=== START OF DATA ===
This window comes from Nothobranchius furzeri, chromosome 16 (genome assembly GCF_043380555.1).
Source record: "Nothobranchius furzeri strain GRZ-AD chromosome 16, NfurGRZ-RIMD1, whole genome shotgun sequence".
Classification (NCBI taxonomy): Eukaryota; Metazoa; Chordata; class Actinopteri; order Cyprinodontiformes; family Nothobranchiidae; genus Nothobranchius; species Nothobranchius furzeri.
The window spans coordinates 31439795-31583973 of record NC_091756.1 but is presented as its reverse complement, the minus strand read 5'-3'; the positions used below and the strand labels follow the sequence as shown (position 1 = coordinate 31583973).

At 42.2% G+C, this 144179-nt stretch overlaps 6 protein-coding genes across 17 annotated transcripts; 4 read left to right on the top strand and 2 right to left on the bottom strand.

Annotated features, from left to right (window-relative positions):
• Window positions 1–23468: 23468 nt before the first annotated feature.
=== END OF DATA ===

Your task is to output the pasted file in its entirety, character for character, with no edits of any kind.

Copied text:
This window comes from Nothobranchius furzeri, chromosome 16 (genome assembly GCF_043380555.1).
Source record: "Nothobranchius furzeri strain GRZ-AD chromosome 16, NfurGRZ-RIMD1, whole genome shotgun sequence".
Classification (NCBI taxonomy): Eukaryota; Metazoa; Chordata; class Actinopteri; order Cyprinodontiformes; family Nothobranchiidae; genus Nothobranchius; species Nothobranchius furzeri.
The window spans coordinates 31439795-31583973 of record NC_091756.1 but is presented as its reverse complement, the minus strand read 5'-3'; the positions used below and the strand labels follow the sequence as shown (position 1 = coordinate 31583973).

At 42.2% G+C, this 144179-nt stretch overlaps 6 protein-coding genes across 17 annotated transcripts; 4 read left to right on the top strand and 2 right to left on the bottom strand.

Annotated features, from left to right (window-relative positions):
• Window positions 1–23468: 23468 nt before the first annotated feature.